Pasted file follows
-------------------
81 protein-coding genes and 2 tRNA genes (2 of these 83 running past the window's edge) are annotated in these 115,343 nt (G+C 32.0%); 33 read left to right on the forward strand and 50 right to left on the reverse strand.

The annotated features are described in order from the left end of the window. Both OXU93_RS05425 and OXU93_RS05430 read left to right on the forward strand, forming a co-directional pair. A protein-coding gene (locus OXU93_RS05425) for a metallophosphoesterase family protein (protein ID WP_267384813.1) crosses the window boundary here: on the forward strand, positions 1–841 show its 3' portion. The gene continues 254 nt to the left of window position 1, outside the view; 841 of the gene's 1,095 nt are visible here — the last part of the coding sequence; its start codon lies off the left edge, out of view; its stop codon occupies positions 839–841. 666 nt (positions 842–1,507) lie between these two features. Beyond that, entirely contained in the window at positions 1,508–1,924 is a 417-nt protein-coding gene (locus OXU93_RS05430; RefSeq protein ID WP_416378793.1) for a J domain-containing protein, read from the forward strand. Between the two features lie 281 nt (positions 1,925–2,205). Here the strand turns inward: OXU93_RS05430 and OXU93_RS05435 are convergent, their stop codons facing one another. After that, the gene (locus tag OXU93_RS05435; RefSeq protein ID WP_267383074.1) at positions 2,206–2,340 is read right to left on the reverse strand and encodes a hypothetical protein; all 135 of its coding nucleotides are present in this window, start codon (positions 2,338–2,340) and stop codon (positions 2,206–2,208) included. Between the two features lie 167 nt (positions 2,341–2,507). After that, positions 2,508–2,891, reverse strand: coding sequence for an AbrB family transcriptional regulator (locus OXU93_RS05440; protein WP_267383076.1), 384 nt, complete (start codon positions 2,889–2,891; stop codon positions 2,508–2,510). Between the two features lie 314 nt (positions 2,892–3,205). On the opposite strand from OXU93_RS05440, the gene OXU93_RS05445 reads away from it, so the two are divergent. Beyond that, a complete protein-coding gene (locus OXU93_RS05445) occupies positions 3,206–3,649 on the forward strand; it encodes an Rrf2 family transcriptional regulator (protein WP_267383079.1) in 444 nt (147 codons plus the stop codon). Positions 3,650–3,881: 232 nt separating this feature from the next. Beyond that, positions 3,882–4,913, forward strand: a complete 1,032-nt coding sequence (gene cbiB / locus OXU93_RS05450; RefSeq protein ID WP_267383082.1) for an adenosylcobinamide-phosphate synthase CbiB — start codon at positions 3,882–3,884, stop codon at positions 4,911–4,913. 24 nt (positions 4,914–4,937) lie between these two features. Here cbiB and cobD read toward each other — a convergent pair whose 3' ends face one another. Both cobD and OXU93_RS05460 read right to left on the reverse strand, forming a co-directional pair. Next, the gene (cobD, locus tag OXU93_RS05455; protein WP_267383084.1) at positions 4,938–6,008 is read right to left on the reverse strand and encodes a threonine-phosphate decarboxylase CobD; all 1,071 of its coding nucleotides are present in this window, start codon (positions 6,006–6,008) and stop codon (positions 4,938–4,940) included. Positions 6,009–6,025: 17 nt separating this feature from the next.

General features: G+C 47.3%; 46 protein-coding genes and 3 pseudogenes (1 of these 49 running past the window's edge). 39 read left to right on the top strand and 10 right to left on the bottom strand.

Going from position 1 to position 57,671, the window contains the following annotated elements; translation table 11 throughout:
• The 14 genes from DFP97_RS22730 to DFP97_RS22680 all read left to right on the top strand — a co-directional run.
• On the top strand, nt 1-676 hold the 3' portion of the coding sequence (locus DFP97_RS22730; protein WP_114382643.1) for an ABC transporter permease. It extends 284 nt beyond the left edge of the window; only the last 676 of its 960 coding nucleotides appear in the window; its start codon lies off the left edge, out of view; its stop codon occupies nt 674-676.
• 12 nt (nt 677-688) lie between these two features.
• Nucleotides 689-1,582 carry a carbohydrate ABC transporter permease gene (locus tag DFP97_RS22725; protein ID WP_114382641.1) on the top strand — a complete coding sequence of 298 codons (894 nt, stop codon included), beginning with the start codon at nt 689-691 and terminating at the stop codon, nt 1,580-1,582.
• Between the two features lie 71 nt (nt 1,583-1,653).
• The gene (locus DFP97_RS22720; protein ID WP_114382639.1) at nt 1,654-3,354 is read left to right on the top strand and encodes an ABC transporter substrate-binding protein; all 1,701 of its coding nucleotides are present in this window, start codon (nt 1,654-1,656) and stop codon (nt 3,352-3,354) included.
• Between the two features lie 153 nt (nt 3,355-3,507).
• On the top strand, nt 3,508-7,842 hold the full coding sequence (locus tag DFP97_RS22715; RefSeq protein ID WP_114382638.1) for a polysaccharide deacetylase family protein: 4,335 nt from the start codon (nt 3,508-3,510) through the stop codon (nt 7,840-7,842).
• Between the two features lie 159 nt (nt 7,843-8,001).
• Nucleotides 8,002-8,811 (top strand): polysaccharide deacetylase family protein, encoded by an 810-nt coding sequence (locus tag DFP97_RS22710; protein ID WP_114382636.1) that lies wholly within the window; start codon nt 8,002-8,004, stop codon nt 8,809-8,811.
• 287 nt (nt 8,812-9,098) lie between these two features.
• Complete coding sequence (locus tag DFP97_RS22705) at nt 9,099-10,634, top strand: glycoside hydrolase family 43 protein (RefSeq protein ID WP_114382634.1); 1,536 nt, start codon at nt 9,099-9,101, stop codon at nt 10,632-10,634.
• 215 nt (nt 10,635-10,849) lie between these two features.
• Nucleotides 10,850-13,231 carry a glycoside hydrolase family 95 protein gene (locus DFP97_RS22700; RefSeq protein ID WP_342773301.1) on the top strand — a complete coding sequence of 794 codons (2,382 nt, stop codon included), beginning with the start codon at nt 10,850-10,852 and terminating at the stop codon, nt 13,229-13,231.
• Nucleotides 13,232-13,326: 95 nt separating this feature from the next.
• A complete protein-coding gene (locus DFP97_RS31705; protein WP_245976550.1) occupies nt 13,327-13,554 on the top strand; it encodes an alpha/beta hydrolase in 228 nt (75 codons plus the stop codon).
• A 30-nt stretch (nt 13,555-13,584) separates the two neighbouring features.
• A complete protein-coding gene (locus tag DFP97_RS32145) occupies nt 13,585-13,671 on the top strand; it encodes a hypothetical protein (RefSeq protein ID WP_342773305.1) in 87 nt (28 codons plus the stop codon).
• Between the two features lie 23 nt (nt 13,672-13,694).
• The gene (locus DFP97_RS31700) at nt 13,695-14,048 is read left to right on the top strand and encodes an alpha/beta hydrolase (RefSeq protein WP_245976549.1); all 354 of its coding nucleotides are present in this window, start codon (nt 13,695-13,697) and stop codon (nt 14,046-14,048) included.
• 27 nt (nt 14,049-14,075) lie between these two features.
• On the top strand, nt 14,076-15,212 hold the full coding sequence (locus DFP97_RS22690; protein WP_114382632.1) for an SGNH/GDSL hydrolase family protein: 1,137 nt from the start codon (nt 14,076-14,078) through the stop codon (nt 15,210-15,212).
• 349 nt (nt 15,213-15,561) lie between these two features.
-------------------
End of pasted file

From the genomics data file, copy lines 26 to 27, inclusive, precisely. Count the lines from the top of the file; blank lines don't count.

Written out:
• On the top strand, nt 14,076-15,212 hold the full coding sequence (locus DFP97_RS22690; protein WP_114382632.1) for an SGNH/GDSL hydrolase family protein: 1,137 nt from the start codon (nt 14,076-14,078) through the stop codon (nt 15,210-15,212).
• 349 nt (nt 15,213-15,561) lie between these two features.